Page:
The Smith Institute: Affordable Housing Commission
The Affordable Housing Commission will seek to achieve a clearer, agreed and applied definition of affordability that will help make housing in England genuinely affordable.
Why we are funding this project
The current model of affordable housing in England is unfit for purpose. It increasingly ties prices to market values, rather than focusing on what people can really afford. We know that the housing people want, in the places they need to live, is becoming more and more unaffordable. Ordinary, in-work households are struggling with housing costs and these are pushing people into poverty or deeper into poverty, by leaving no money left behind after housing costs are paid. Affordability, or the lack of it, is of huge concern to us. It most harshly affects people on low-incomes and those who are already experiencing disadvantage or challenging circumstances.
There is a need to refocus the debate around the supply of affordable housing away from a debate purely focused on numbers to one that also addresses whether those homes are genuinely affordable for the people that live in them. We know there is confusion over the definition and regulation of affordability; even homes labelled as affordable under the National Planning Policy Framework’s definition, are not within the financial reach of people on low incomes in certain parts of the country.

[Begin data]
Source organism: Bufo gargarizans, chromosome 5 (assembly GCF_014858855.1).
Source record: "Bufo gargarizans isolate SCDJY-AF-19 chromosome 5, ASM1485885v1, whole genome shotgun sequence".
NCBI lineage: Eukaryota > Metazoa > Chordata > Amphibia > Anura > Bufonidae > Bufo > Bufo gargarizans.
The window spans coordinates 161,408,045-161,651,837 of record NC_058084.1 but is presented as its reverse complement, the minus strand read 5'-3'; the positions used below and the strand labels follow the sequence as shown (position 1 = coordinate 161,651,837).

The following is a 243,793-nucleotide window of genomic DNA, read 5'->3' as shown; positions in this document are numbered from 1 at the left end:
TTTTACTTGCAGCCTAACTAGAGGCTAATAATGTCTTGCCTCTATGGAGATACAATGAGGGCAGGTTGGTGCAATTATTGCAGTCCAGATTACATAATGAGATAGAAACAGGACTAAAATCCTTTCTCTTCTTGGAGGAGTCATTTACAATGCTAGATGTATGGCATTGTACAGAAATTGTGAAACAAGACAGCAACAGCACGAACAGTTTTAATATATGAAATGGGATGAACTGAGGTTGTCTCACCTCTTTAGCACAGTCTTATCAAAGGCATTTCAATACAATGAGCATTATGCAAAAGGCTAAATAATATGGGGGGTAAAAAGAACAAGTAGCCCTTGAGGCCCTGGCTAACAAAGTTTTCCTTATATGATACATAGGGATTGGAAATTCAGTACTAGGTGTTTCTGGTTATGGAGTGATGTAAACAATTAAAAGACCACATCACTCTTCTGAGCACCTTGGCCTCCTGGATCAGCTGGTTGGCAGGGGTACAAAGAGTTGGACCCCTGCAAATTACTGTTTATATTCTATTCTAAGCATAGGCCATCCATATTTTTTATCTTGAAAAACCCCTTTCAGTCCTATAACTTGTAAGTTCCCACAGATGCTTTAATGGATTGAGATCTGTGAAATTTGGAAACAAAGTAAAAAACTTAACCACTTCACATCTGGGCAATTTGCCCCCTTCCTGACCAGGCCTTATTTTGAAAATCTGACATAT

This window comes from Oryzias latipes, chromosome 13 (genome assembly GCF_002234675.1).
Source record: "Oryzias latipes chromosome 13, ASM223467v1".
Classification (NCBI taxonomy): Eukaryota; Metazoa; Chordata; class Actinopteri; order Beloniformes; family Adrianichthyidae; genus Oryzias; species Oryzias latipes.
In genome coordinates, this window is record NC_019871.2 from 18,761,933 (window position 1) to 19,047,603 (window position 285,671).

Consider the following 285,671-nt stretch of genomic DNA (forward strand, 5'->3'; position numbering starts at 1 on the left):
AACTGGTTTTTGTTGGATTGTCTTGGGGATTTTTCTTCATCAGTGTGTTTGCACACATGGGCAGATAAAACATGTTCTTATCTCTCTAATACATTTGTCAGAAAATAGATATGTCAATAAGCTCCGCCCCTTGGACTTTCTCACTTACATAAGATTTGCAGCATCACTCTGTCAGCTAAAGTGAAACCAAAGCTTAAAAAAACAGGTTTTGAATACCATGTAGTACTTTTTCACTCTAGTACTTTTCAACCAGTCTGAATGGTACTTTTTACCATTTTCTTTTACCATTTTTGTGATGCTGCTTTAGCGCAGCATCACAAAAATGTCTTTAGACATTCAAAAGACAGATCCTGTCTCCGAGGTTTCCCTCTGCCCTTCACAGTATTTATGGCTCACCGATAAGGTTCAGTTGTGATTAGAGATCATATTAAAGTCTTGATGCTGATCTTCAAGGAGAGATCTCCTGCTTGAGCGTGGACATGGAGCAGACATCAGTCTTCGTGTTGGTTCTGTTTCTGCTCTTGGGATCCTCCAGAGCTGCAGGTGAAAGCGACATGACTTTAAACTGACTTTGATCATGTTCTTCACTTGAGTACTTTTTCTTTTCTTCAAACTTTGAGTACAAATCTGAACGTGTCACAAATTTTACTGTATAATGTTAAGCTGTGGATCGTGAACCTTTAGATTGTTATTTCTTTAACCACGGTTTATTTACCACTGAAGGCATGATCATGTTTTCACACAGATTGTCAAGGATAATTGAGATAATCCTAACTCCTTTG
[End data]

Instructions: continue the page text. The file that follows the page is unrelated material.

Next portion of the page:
The commission will seek to make a clearer, agreed and applied definition of affordability that will help make housing in England genuinely affordable and this is turn will help people to escape the misery of poverty.
To improve understanding of the ideas that have potential to create change in the housing system.
The Affordable Housing Commission is constituted as an independent, free-standing inquiry into affordable housing in England. The commission is chaired by Lord Best and includes a team of widely respected housing experts and parliamentarian commissioners.
The commission will include calls for evidence and it expects to be disseminating its findings by early 2020.
The Smith Institute has been funded by the Nationwide Foundation to act as secretariat to the commission.Back to current funding